Calm down. I’m the boss
SURGEONS are people, and people are animals, and animals often fight. Which is why Frans de Waal, an expert on animal behaviour, has turned his attention to the operating theatre to see if the methods he honed studying chimpanzees might be used to improve surgical practice.
Dr de Waal—and, more particularly Laura Jones, his colleague at Emory University in Atlanta, Georgia, who did the actual field work—used those methods to construct ethograms of surgical teams. An ethogram is a list of all the types of behaviour that occur within a group of animals. To draw up these lists Dr Jones observed interactions between 400 doctors, nurses and technicians during 200 operations. She logged all the non-technical communications she spotted, and classified them as “co-operative” (likely to lead to better surgical outcomes), “conflictive” (potentially jeopardising patient safety) or neutral.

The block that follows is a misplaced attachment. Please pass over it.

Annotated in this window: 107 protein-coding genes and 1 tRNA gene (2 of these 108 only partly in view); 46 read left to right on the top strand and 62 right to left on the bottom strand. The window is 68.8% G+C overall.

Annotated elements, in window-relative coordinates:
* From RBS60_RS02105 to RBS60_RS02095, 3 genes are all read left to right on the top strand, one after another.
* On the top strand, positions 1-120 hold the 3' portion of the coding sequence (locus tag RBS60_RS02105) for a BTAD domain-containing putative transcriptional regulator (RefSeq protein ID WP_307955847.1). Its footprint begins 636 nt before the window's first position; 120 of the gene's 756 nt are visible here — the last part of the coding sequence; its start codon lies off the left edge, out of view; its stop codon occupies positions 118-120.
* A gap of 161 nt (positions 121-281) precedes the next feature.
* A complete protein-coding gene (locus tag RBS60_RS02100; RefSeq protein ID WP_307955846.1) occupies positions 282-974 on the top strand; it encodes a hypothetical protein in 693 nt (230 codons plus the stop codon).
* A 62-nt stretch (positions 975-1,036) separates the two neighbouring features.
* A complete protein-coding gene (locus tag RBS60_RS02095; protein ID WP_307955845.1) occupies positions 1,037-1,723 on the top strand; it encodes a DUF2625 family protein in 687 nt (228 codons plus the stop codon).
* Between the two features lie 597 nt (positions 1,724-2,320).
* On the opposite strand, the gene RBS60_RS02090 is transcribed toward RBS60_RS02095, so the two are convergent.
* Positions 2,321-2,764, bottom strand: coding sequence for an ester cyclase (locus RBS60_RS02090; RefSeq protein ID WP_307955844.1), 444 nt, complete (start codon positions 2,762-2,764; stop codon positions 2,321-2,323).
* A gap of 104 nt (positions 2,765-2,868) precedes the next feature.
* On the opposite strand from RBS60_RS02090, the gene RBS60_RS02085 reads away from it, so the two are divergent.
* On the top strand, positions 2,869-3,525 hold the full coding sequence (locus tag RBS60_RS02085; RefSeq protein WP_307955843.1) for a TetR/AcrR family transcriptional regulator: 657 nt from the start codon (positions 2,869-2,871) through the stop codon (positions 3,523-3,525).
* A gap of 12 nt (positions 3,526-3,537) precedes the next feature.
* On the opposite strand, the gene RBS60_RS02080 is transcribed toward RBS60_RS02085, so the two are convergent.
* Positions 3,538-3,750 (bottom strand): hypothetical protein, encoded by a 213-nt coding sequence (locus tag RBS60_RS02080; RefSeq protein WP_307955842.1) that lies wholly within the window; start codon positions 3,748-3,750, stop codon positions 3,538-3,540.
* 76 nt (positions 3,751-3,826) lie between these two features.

As she describes in the Proceedings of the National Academy of Sciences, after analysing each of more than 6,000 exchanged insults and pleasantries, she found that surgical communication does indeed mimic wild-animal behaviour, both collaborative and hostile. In particular, as happens among wild animals, individuals jostle for dominance with others of their own sex...